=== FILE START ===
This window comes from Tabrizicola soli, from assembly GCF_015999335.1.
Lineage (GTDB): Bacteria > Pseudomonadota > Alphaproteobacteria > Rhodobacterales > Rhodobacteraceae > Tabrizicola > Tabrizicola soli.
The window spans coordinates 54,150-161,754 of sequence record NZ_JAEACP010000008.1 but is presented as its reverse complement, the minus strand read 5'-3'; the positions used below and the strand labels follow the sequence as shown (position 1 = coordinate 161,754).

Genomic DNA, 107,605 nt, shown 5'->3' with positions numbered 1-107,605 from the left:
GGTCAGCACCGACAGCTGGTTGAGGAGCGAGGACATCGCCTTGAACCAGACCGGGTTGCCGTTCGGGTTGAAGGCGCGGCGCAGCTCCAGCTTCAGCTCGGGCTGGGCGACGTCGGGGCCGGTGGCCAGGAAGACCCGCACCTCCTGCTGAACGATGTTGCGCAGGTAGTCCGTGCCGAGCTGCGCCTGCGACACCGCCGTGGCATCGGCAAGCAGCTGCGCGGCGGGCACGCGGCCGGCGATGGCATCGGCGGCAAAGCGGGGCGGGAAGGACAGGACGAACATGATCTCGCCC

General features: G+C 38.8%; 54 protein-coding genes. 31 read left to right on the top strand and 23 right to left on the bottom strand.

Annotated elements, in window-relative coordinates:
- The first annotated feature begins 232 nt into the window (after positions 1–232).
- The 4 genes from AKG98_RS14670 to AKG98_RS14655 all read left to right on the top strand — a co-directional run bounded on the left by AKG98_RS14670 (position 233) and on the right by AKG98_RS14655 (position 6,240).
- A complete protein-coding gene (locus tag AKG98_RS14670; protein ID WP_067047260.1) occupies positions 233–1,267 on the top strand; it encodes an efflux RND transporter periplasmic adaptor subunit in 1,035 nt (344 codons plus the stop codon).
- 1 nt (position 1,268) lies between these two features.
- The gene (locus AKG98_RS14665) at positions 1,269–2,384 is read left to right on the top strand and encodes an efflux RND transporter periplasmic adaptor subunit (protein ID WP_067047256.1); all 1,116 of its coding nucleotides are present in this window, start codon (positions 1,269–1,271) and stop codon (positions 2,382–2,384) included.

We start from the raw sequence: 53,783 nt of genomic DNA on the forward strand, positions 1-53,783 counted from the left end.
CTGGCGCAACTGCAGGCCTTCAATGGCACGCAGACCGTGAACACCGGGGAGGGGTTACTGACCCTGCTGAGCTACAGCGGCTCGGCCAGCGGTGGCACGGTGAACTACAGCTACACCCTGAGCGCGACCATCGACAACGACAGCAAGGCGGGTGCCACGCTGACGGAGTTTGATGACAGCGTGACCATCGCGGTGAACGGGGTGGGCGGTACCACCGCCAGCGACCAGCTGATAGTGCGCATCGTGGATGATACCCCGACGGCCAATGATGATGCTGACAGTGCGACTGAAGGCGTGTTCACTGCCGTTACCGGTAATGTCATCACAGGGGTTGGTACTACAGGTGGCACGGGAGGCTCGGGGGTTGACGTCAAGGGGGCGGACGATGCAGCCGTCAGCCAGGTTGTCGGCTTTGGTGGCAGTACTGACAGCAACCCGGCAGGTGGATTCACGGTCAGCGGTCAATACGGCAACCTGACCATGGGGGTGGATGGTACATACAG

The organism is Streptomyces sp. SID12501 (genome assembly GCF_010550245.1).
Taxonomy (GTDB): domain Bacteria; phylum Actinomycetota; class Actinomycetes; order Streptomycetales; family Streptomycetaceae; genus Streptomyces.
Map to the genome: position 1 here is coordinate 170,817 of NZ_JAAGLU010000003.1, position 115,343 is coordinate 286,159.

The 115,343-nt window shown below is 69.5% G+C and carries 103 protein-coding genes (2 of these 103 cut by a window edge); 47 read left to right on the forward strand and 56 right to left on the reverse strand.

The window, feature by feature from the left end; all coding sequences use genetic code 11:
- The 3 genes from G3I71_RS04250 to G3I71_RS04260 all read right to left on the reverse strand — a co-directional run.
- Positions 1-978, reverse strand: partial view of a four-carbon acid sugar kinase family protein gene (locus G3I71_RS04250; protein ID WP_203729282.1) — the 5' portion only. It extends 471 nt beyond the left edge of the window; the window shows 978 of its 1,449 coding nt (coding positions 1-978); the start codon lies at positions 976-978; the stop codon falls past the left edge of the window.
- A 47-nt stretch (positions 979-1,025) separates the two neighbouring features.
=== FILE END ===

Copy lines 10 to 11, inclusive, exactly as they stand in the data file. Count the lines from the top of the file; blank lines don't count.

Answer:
- A complete protein-coding gene (locus tag AKG98_RS14670; protein ID WP_067047260.1) occupies positions 233–1,267 on the top strand; it encodes an efflux RND transporter periplasmic adaptor subunit in 1,035 nt (344 codons plus the stop codon).
- 1 nt (position 1,268) lies between these two features.